R. PARK, McCORMICK ON EVIDENCE AND THE CONCEPT OF HEARSAY: A CRITICAL ANALYSIS FOLLOWED BY SUGGESTIONS TO LAW TEACHERS
65 Minn. L. Rev. 423 (1981)
Definitions of hearsay are commonly either assertion-oriented or declarant-oriented. An assertion-oriented definition focuses on whether an out-of-court assertion will be used to prove the truth of what it asserts, while a declarant-oriented definition focuses on whether the use of the utterance will require reliance on the credibility of the out-of-court declarant.
The exposition of the concept of hearsay in McCormick draws on both of these traditions. The book defines hearsay as follows:
Hearsay evidence is testimony in court, or written evidence, of a statement made out of court, the statement being offered as an assertion to show the truth of matters asserted therein, and thus resting for its value upon the credibility of the out-of-court asserter.
Although this definition is essentially assertion-oriented, the final clause introduces a declarant-oriented aspect by stating that when an utterance is offered for its truth, then it rests for value on the declarant's credibility. The text immediately following the definition goes further, and indicates that when an assertion is not offered for its truth, then it does not depend for value on the declarant's credibility. Taken together, these passages in McCormick suggest that the assertion-oriented and declarant-oriented definitions are functionally equivalent.
This suggestion is misleading, since choice of one definition over the other can lead to different results. An utterance offered as a falsehood provides the most vivid example. Suppose that X is charged with committing a crime in Boston. The police talk to X's wife, who tells them that X was with her in Denver on the day in question. The wife's statement is demonstrably false, and the prosecution seeks to use it against X for the inference that X's wife lied because she knew him to be guilty. Under an assertion-oriented definition, the wife's statement is not hearsay because it is not offered to prove the truth of the matter asserted. Under a declarant-oriented definition, however, the statement would be hearsay because the trier's use of it requires reliance on the wife's powers of memory, perception, and narration.(1)11
McCormick itself deems certain utterances nonhearsay even though they depend for value upon the declarant's credibility. For example, the book states that the utterance "Harold is the finest of my sons," offered to prove that the declarant was fond of Harold, is nonhearsay because it is not offered to show the truth of its assertion. Under a declarant-oriented definition, however, the utterance would be hearsay because it rests on the declarant's sincerity and narrative ability.(2)13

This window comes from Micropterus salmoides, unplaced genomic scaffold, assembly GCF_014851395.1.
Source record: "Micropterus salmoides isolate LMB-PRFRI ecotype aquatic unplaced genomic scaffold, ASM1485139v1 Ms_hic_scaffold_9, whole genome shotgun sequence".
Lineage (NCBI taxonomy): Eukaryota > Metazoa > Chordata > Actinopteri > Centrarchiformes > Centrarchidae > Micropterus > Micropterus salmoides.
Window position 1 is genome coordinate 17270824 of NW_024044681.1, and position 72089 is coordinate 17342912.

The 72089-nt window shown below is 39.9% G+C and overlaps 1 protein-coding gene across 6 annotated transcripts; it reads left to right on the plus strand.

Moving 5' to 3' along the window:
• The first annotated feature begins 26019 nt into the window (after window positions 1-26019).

1. 11. The wife might not have intended a cover-up; she may simply have been mistaken about the date of her husband's presence in Denver. Even if she intended to mislead the police because she believed her husband was guilty, her belief may have been based on a bare suspicion or an insane delusion. Alternatively, she may have misspoken, saying "June first" when she meant "July first." Thus, substantial reliance on her memory, perception, and narrative ability are required in order to reach the final inference that her husband is guilty. For examples of declarant-oriented definitions that would seem to classify the wife's utterance as hearsay, see R. Lempert & S. Saltzburg [A Modern Approach to Evidence 340-341 (1977)], at 340-45; Tribe [Triangulating Hearsay, 87 Harv. L. Rev. 957, 959 (1974)], at 959-60. See also Morgan [Hearsay Dangers and the Application of the Hearsay Concept, 62 Harv. L. Rev. 196-212 (1948)], at 218-19.
2. 13. The utterance rests on the declarant's narrative ability because it loses value if the declarant meant to say "Arnold is the finest of my sons" or "Harold is the first of my sons." It rests on the declarant's sincerity because a deliberate lie about Harold's character, for example to his prospective employer, would undercut the inference that the declarant was especially fond of Harold. Another hearsay danger, ambiguity of inference, is also present because the declarant might genuinely believe that Harold is the finest, but might nevertheless be more fond of his youngest son Joe.